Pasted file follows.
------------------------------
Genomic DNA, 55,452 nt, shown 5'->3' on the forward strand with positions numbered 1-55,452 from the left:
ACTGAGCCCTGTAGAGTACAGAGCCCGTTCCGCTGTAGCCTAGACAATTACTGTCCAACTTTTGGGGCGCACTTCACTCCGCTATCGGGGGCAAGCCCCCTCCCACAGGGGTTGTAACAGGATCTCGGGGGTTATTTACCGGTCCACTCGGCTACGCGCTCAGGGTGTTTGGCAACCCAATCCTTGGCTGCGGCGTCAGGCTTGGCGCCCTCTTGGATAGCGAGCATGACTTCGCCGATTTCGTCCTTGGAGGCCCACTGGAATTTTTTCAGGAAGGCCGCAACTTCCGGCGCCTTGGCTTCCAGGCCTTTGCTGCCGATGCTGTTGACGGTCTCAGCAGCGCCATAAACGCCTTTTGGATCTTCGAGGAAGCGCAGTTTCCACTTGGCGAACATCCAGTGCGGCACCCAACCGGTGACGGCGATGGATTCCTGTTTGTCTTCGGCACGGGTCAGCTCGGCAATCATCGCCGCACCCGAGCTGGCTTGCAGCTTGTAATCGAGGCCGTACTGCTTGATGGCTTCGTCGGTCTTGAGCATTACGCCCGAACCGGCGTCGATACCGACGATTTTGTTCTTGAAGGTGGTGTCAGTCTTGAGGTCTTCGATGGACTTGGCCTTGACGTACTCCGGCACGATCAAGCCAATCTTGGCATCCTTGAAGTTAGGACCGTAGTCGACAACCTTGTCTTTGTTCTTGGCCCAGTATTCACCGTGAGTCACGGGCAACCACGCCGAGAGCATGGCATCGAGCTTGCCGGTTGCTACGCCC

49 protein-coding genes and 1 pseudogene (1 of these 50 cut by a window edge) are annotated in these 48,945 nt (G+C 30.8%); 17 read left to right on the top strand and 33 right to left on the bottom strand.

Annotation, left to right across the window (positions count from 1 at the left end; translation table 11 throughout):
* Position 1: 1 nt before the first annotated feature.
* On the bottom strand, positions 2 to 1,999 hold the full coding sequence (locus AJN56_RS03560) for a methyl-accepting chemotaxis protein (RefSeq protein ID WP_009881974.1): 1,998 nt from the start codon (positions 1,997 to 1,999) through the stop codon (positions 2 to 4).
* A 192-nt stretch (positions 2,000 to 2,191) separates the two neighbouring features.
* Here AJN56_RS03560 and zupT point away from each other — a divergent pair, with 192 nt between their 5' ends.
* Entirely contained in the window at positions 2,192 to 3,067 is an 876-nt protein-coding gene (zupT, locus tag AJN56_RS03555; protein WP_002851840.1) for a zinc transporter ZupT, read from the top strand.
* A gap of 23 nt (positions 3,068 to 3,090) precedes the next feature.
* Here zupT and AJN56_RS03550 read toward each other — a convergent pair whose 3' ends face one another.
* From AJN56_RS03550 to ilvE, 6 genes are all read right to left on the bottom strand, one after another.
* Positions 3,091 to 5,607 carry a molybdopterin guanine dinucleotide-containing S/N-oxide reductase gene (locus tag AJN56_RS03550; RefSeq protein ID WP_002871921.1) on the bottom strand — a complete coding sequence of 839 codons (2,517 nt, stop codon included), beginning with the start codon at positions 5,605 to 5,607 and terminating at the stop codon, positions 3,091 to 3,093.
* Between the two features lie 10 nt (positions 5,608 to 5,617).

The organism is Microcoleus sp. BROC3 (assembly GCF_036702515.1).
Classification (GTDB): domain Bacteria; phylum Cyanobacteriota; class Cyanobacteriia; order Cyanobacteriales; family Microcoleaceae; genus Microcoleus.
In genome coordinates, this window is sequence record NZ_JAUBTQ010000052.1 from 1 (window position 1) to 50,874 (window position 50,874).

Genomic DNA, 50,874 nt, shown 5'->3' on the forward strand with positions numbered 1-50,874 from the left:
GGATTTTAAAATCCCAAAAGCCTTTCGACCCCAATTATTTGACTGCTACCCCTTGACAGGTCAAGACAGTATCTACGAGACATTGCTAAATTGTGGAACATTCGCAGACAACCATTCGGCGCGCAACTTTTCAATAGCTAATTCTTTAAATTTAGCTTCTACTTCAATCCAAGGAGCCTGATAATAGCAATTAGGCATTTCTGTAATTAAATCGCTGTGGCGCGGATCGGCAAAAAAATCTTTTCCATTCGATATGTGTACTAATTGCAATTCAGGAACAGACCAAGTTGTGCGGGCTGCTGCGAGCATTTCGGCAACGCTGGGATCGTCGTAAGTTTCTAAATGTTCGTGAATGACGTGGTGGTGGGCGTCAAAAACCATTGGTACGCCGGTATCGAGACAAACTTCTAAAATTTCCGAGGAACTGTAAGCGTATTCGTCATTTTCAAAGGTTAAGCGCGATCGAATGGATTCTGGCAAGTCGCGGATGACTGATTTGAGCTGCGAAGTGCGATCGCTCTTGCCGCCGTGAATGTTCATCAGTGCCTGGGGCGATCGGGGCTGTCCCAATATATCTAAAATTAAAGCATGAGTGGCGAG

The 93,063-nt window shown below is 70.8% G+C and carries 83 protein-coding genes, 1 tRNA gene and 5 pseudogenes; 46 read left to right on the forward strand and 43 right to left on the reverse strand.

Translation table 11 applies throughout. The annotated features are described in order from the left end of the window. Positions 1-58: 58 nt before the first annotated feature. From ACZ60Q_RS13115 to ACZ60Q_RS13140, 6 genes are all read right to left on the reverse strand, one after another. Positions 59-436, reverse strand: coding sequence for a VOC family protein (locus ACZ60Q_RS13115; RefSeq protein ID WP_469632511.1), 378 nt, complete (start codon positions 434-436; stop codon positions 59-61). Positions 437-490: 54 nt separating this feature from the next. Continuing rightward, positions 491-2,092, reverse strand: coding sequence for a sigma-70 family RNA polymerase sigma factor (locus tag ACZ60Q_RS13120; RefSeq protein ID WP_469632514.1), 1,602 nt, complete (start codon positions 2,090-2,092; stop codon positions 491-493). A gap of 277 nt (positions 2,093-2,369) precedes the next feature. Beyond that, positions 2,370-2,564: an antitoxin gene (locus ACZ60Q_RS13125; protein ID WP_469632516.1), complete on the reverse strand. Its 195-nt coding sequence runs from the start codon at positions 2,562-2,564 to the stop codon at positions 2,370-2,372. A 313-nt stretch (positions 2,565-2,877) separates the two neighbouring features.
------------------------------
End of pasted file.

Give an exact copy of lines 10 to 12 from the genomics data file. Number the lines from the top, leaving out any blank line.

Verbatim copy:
* A gap of 23 nt (positions 3,068 to 3,090) precedes the next feature.
* Here zupT and AJN56_RS03550 read toward each other — a convergent pair whose 3' ends face one another.
* From AJN56_RS03550 to ilvE, 6 genes are all read right to left on the bottom strand, one after another.